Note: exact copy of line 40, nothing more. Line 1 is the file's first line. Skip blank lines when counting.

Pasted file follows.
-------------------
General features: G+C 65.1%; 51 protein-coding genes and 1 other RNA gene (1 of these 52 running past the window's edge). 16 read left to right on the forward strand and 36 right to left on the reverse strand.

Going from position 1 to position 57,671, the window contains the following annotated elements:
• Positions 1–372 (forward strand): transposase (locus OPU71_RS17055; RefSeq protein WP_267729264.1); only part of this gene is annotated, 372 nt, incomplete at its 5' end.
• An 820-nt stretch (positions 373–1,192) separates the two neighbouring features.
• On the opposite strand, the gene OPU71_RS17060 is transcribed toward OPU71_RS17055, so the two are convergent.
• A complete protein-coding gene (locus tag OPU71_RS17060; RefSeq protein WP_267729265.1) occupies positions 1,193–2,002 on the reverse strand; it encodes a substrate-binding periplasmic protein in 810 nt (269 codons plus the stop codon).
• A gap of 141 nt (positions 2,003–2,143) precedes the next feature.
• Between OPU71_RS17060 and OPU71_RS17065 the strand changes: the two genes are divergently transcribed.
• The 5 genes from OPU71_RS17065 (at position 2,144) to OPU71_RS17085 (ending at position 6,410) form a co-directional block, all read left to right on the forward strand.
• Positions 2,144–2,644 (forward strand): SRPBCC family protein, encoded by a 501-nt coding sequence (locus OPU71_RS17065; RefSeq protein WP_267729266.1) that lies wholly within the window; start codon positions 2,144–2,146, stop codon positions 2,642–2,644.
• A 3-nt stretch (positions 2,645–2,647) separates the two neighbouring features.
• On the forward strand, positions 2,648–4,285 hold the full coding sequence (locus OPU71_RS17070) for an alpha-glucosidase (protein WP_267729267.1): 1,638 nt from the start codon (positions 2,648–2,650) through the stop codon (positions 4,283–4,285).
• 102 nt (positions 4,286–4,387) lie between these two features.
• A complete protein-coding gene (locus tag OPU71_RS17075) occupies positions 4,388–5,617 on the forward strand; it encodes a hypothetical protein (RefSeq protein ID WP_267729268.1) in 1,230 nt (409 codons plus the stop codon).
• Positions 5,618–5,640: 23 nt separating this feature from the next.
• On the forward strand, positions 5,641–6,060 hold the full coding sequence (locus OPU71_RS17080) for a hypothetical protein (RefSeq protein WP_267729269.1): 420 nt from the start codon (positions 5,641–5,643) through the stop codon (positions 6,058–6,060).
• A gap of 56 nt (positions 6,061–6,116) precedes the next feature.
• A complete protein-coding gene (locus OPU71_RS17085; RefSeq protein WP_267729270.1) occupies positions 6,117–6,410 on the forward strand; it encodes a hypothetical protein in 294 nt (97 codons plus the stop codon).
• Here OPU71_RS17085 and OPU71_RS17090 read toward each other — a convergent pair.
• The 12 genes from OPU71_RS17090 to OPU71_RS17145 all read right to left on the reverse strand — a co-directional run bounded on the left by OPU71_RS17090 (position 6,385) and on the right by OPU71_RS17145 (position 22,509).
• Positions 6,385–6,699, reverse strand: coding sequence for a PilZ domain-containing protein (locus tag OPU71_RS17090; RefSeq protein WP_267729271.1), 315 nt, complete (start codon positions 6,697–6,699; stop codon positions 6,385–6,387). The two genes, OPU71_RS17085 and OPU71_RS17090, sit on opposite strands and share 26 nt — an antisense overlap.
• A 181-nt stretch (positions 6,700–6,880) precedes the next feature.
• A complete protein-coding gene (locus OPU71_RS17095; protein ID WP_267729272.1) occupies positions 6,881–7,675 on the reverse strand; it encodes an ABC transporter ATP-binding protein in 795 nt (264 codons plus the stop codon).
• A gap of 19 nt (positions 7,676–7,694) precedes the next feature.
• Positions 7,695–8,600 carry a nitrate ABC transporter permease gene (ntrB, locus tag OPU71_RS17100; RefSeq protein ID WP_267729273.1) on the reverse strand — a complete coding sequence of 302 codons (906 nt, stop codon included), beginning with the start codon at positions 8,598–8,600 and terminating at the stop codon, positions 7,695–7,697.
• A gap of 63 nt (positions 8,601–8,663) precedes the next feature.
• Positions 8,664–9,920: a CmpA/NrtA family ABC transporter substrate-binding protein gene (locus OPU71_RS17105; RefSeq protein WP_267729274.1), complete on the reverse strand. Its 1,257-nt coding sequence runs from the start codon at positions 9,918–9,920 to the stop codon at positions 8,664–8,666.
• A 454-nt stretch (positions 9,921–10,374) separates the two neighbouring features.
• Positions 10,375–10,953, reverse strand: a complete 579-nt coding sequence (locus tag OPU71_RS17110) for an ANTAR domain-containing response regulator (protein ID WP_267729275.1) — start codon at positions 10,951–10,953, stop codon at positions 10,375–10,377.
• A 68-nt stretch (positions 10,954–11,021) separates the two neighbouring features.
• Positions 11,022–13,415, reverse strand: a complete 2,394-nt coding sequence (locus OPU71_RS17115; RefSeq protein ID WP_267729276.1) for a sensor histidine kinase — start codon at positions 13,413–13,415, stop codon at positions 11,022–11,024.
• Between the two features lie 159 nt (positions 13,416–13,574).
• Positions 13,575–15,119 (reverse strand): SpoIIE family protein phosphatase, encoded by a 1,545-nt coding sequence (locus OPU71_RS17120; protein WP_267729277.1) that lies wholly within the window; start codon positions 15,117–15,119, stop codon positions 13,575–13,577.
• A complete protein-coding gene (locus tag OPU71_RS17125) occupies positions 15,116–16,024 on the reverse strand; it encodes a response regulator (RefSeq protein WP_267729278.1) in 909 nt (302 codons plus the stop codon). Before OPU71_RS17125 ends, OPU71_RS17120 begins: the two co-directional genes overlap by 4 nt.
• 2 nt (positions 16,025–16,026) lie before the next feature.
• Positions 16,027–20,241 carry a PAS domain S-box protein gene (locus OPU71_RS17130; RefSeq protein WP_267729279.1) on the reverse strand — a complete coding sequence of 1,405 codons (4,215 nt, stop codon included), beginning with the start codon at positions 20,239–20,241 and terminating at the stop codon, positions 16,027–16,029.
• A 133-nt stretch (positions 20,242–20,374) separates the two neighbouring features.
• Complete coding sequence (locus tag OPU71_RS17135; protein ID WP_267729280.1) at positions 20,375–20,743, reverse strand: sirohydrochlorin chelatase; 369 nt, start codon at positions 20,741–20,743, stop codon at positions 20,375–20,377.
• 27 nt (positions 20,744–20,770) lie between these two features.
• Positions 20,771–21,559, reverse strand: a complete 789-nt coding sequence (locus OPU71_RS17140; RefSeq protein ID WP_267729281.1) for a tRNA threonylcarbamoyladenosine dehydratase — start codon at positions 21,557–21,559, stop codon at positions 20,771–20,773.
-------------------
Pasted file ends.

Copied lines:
• Positions 20,771–21,559, reverse strand: a complete 789-nt coding sequence (locus OPU71_RS17140; RefSeq protein ID WP_267729281.1) for a tRNA threonylcarbamoyladenosine dehydratase — start codon at positions 21,557–21,559, stop codon at positions 20,771–20,773.